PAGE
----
As far as the pizzas go, they’re really similar to what you’d find at their sister restaurant, The Parlour Italian Kitchen & Bar. The crust is relatively thin with a crisp exterior and chewy interior. It’s foldable and well-topped. On the night of, it was unanimously decided that the Breakfast Pizza — marinara sauce, bacon, sausage, tater tots, sunny side up egg, and green onions — was the winner between the two we chose. Their version of bacon was really baked prosciutto, so it had a smokiness to it. The broken yolk from the egg gave it a richness, and the flavours of each of the ingredients married together brilliantly.

Sausage Me Pizza

On the other hand, the Sausage Me Pizza — marinara sauce, fennel sausage, baby kale, mozzarella, chilis — lacked meat; it was difficult to discern any sausage was there. An overabundance of kale led to a watered down texture, too. Surprisingly though, the leftover slice I ate the following day was really good. In fact, I liked it more than the final piece of breakfast pizza. Go figure.

Macho Nacho Perogies

When the Macho Nacho Perogies arrived, I wasn’t sure if I’d made the right decision. They proved me wrong as they turned out to be great. Puffy pan-fried potato dumplings were smothered in a smoked gouda cheese sauce (the pièce de résistance), and then covered with crumbled nacho chips, tomatoes and green onions. They were almost addictive, and the sauce was perfect for dipping leftover pizza crust.

Prawns & Peaches

By far the best selection of the evening was the Prawns & Peaches. Sadly, there were only five prawns to split between three people. Still, the single one I had was wonderful. Lightly battered and fried until crisp, the honey prawns were then served with spicy garlic aioli and grilled sweet peaches. I’m the only one that ate the peaches, and I’m glad I did because they almost stole the show. Executive chef Tony Le definitely outdid himself with this take on a classic Chinese restaurant dish.

The interior is beautifully designed.

On the whole, the food was certainly decent for the price, but the service could use a little work. It started out attentive. However, by the end of our meal, our server was hard to come by. She didn’t bother to offer us a dessert menu, and she stopped refilling our drinks. A few of the seats are a tad too close to one another as well. Otherwise, the tables themselves are a good size (unlike the tiny ones at Hart’s Table & Bar, also owned by CHG, that don’t fit anything). What we did appreciate is that the stylish eatery is nearby my parent’s house, making it an ideal walkable location. They also have a wall that opens wide to allow outside air to flow in, which was super important in what felt like an non-air conditioned space.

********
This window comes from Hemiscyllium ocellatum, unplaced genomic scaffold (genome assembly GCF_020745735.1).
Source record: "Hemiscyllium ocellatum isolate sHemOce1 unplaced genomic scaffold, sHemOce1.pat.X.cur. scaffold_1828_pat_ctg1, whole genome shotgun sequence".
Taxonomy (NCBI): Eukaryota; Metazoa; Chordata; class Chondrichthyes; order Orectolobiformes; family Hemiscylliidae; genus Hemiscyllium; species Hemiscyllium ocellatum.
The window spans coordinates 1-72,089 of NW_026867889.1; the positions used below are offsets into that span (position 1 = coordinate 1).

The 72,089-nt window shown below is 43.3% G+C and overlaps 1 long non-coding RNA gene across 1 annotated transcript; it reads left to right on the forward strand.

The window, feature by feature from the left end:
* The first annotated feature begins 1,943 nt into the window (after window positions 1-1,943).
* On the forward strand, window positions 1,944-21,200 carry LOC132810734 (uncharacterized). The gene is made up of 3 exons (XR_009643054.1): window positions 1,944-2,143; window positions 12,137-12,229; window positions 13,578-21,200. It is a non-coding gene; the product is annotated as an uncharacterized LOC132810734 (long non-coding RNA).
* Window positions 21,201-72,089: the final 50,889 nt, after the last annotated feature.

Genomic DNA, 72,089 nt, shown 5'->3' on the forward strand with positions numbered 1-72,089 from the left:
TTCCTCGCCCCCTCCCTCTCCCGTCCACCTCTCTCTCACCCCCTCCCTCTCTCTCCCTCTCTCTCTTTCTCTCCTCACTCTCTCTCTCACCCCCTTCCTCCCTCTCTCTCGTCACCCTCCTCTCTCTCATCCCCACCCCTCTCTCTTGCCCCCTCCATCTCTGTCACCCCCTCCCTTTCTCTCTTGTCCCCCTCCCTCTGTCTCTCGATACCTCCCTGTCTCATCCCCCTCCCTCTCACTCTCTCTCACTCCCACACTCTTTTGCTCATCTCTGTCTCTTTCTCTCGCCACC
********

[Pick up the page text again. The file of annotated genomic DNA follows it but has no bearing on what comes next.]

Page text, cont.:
Being that Rebel Food and Drink is only about seven months old, I understand that there will be growing pains. Hopefully, they can work them all out soon as I want to see this place succeed in becoming an integrated part of the Parkview and Crestwood neighbourhoods. Areas like this deserve to have their own local joints, and this can easily become one of them.

The neighbourhood seems to have embraced Rebel.

UPDATE June 23

I wrote the above earlier and preset the post. Since then, I’ve actually been to Rebel Food and Drink at least a handful of times. My Dad loves it there. I’m sure it’s because of the deals, as well as the proximity to home. Whatever the reason, I’ve been enough times now to expand on what I already mentioned above.

With each visit, we’ve sampled a few more dishes from the menu, including: The Penelope pizza, Lamb Lollipops, Mussels, Rebel Chz Brgr, Stk + Egg Carpaccio, and How We Rock & Roll lobster rolls. All of these, minus the burger, are part of their happy hour specials.

The Penelope Pizza